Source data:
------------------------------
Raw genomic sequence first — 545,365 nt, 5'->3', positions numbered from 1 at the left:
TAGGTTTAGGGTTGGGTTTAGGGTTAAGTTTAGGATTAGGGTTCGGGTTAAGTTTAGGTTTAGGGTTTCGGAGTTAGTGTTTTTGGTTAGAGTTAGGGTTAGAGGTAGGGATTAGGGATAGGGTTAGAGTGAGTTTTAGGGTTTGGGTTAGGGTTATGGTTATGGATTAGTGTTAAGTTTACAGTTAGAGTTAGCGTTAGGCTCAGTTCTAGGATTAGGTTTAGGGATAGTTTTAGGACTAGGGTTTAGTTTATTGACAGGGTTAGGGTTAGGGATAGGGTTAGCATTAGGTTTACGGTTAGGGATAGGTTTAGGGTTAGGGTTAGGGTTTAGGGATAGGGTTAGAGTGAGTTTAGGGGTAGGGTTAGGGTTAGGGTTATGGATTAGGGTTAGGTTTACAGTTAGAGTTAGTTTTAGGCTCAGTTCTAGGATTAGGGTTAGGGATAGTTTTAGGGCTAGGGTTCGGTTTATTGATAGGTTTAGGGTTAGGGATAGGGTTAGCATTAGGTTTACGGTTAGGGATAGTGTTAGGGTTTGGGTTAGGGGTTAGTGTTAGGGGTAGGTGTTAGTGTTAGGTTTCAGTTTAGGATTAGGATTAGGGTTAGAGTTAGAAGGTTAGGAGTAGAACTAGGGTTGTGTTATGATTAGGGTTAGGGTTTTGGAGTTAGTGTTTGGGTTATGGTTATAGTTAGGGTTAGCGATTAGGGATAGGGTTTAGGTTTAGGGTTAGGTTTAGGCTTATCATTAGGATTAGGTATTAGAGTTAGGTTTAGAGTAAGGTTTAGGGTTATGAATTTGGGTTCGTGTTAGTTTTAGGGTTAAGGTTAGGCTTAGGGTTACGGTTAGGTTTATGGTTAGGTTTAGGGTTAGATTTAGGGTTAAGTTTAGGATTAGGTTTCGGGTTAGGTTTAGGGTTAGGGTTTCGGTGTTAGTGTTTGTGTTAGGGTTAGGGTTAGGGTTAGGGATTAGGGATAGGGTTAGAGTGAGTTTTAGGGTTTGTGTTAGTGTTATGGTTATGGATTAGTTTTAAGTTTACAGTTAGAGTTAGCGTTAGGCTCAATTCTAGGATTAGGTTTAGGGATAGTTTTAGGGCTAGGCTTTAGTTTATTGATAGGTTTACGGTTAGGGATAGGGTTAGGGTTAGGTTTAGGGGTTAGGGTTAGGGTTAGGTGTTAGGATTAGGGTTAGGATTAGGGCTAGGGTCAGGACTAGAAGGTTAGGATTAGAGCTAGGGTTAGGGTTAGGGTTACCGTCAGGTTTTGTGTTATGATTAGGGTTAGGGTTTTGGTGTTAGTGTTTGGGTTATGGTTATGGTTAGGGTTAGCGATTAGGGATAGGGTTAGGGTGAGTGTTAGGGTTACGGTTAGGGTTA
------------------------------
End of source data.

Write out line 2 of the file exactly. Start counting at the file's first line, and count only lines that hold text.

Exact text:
TAGGTTTAGGGTTGGGTTTAGGGTTAAGTTTAGGATTAGGGTTCGGGTTAAGTTTAGGTTTAGGGTTTCGGAGTTAGTGTTTTTGGTTAGAGTTAGGGTTAGAGGTAGGGATTAGGGATAGGGTTAGAGTGAGTTTTAGGGTTTGGGTTAGGGTTATGGTTATGGATTAGTGTTAAGTTTACAGTTAGAGTTAGCGTTAGGCTCAGTTCTAGGATTAGGTTTAGGGATAGTTTTAGGACTAGGGTTTAGTTTATTGACAGGGTTAGGGTTAGGGATAGGGTTAGCATTAGGTTTACGGTTAGGGATAGGTTTAGGGTTAGGGTTAGGGTTTAGGGATAGGGTTAGAGTGAGTTTAGGGGTAGGGTTAGGGTTAGGGTTATGGATTAGGGTTAGGTTTACAGTTAGAGTTAGTTTTAGGCTCAGTTCTAGGATTAGGGTTAGGGATAGTTTTAGGGCTAGGGTTCGGTTTATTGATAGGTTTAGGGTTAGGGATAGGGTTAGCATTAGGTTTACGGTTAGGGATAGTGTTAGGGTTTGGGTTAGGGGTTAGTGTTAGGGGTAGGTGTTAGTGTTAGGTTTCAGTTTAGGATTAGGATTAGGGTTAGAGTTAGAAGGTTAGGAGTAGAACTAGGGTTGTGTTATGATTAGGGTTAGGGTTTTGGAGTTAGTGTTTGGGTTATGGTTATAGTTAGGGTTAGCGATTAGGGATAGGGTTTAGGTTTAGGGTTAGGTTTAGGCTTATCATTAGGATTAGGTATTAGAGTTAGGTTTAGAGTAAGGTTTAGGGTTATGAATTTGGGTTCGTGTTAGTTTTAGGGTTAAGGTTAGGCTTAGGGTTACGGTTAGGTTTATGGTTAGGTTTAGGGTTAGATTTAGGGTTAAGTTTAGGATTAGGTTTCGGGTTAGGTTTAGGGTTAGGGTTTCGGTGTTAGTGTTTGTGTTAGGGTTAGGGTTAGGGTTAGGGATTAGGGATAGGGTTAGAGTGAGTTTTAGGGTTTGTGTTAGTGTTATGGTTATGGATTAGTTTTAAGTTTACAGTTAGAGTTAGCGTTAGGCTCAATTCTAGGATTAGGTTTAGGGATAGTTTTAGGGCTAGGCTTTAGTTTATTGATAGGTTTACGGTTAGGGATAGGGTTAGGGTTAGGTTTAGGGGTTAGGGTTAGGGTTAGGTGTTAGGATTAGGGTTAGGATTAGGGCTAGGGTCAGGACTAGAAGGTTAGGATTAGAGCTAGGGTTAGGGTTAGGGTTACCGTCAGGTTTTGTGTTATGATTAGGGTTAGGGTTTTGGTGTTAGTGTTTGGGTTATGGTTATGGTTAGGGTTAGCGATTAGGGATAGGGTTAGGGTGAGTGTTAGGGTTACGGTTAGGGTTA